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MBABANE – It was raining money at the Mbabane Magistrates Court yesterday.

The woman, who presented herself as one of His Majesty the King’s daughters and defrauded various people different sums of money in return for jobs and scholarships, has compensated most of her victims the full amounts she swindled them.
Gama promised to facilitate her victim’s employment in the armed forces, King’s Officer, Tibiyo TakaNgwane and scholarships to even overseas institutions.

In total, Bekezeli Gama of Mafutseni under Chief Ngalonkulu paid out a total sum of E132 630 to some of the complainants before Principal Magistrate Fikile Nhlabatsi yesterday.
The repayments were conducted in the principal magistrate’s courtroom. The money was brought to court by Gama’s attorney, Bongani Phakathi, of Masina Mzizi Attorneys.
However, not all the people she defrauded received their money. A sum of E15 000 is still outstanding. The principal magistrate made it clear that Gama, who wants to be released on bail pending her appeal of her 112 years sentence, had to pay the balance before she could be let out of Mawelawela Correctional Services.

When Gama’s victims presented themselves in court, orderlies confirmed that they were all present and the doors to the courtroom were shut, supposedly to confirm if there was enough money for everyone. After a short while, the victims were then ushered into the principal magistrate’s courtroom. Gama arrived in the company of Correctional officers.

According to one of the victims, who declined to reveal his identity, one by one, they were called to approach principal magistrate in front of the court and produce their identity cards, one at a time.
He said there was an official who recorded the sum that was paid to each one of them and confirmed with them if it was the correct amount.

This went on until all the 12 people were compensated the defrauded amounts. Gama faced 38 counts of theft by false pretences and she pleaded guilty to all the charges.
Noteworthy, is that there were people who paid different amounts to Gama on different dates resulting in multiple counts in respect of an individual. Since she has not paid back the whole sum, the matter was postponed to August 31, 2018 when the other victims who missed out on the repayments would be called and compensated.

During her trial and in her application for bail pending appeal, Gama made an undertaking to repay her victims the defrauded monies.
The principal magistrate had wholly suspended the 112 years imprisonment on condition that Gama paid back all the money which amounted to E146 130.
Gama said the condition to suspend the sentences was not legally sound and practicable.

In her application for bail pending appeal, Gama accused her inmates of allegedly stabbing her in the armpit. She claimed to be kept with dangerous inmates at Mawelawela Correctional Services.
“I reiterate that as a result of the number of years in my sentences, I am currently kept behind the walls where they keep dangerous inmates convicted of multiple murders. My safety there is not guaranteed as some of them are violent,” she told the court.
After Gama was arrested and granted bail fixed at E50 000, she told the court she would pay back her victims and requested for more time to organise the funds.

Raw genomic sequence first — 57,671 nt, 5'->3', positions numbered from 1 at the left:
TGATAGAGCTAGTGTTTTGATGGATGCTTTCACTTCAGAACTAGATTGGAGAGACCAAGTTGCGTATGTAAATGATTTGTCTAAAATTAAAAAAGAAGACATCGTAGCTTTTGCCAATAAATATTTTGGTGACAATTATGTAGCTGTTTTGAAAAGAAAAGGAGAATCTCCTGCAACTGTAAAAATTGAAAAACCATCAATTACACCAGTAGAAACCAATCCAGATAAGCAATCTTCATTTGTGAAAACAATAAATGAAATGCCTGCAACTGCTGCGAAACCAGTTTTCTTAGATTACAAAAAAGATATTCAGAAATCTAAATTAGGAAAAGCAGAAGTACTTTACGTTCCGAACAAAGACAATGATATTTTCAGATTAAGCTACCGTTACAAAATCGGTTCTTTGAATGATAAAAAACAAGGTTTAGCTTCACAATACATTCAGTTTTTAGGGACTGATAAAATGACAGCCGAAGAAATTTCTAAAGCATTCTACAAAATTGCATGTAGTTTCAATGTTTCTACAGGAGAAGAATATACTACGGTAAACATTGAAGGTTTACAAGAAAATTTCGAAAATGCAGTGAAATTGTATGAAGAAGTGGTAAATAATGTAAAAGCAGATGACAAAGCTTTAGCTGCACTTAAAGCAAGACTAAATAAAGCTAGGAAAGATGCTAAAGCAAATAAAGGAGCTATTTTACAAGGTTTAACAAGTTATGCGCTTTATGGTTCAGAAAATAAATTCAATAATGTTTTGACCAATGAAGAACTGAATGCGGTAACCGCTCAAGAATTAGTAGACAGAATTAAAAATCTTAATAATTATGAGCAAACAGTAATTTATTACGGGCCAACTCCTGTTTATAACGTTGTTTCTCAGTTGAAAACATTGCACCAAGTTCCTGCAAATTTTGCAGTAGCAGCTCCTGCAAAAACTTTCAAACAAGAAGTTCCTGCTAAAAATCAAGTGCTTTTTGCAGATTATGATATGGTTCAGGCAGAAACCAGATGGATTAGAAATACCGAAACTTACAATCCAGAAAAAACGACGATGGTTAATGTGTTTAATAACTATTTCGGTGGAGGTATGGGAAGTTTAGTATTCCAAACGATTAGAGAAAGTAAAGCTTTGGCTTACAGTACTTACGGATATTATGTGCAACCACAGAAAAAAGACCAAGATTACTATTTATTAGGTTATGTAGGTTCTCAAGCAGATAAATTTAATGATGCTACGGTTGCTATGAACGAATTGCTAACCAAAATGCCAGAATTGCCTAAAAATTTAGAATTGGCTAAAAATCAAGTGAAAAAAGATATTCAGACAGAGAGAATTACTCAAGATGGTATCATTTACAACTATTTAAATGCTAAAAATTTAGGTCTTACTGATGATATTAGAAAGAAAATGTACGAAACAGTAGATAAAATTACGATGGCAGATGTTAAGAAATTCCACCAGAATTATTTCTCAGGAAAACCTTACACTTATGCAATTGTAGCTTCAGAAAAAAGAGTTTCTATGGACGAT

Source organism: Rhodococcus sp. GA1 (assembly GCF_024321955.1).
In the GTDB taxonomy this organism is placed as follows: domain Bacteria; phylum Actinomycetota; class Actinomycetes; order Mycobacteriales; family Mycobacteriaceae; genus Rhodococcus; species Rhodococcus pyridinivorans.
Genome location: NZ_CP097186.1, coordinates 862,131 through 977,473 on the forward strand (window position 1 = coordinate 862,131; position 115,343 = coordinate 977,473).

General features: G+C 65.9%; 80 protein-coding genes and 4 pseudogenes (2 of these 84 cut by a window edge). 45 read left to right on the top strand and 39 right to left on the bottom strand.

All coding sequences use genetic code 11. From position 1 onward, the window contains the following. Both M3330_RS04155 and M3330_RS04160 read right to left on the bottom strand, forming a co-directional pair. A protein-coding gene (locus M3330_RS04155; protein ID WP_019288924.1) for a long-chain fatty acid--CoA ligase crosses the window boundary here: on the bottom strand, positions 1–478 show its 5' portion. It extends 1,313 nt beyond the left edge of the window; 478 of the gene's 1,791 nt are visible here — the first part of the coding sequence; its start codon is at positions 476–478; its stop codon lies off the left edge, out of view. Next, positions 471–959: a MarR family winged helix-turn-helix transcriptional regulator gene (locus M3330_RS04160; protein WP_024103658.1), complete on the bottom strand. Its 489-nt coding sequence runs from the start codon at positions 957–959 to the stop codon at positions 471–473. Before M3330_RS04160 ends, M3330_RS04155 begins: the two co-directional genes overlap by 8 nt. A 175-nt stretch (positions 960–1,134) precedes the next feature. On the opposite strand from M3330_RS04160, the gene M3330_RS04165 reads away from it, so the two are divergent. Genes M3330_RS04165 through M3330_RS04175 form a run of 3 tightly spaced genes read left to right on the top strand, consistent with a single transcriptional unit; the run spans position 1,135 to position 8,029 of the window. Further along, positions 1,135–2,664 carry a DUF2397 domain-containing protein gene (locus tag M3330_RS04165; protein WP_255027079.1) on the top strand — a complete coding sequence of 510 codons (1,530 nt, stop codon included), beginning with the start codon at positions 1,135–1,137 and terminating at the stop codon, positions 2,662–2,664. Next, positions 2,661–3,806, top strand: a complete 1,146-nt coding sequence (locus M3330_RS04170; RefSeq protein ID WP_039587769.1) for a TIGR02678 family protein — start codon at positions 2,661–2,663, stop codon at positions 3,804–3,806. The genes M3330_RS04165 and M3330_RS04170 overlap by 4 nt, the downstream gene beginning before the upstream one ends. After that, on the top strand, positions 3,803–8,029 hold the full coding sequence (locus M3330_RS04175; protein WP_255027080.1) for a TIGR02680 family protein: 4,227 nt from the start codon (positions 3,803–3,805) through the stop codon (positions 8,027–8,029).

The court released her on her own recognisance pending submission of proof of payment. However, Gama was not seen after her release and she never returned to court.
She was eventually spotted by one the complainants, Betfule Mnisi, near Jet Stores at the Swazi Plaza in Mbabane.

Mnisi notified the police officers providing security at the elections registration centre at the Swazi Plaza, who rearrested Gama and took her to the police station.
When she appeared in court the following day, she was remanded into custody. She was eventually convicted on September 12, 2017 and sentenced on June 5, 2018.
She submitted that the gist of her appeal was that the principal magistrate erred in imposing what she described as grossly harsh sentences which induced a sense of shock that no reasonable court could issue.
Gama, said Principal Magistrate Nhlabatsi should have ordered that the sentences on the 38 counts should run concurrently (consolidated) and not consecutively (one after the other).

She added that the court ought to have taken her mitigating factors in that she pleaded guilty to the charges and that she was a first offender. “I submit therefore that I have prospects of success on my appeal which will see my sentences reduced, with an option to pay an affordable fine. I submit that I am therefore entitled to bail pending hearing of my appeal so that I can regain my freedom,” she told the court.
Gama said she was prepared to provide security in the sum of E146 130 which is equivalent to the amount she was ordered to compensate the people she defrauded.

When she applied for bail before being her conviction, Gama denied that she had any relations with the people she was accused of working with in committing the offences.
She told the court that she was a sickly person and that her continued incarceration would worsen her condition.
She also said there was no prejudice to be suffered by the Crown if she were to be released from custody because she would not endanger members of the public.
Mnisi said they were grateful to the principal magistrate for deciding the matter as she did. He said justice had been properly served in the matter and highlighted that there were many other people who fell victim to the fraud whose cases were not in court.

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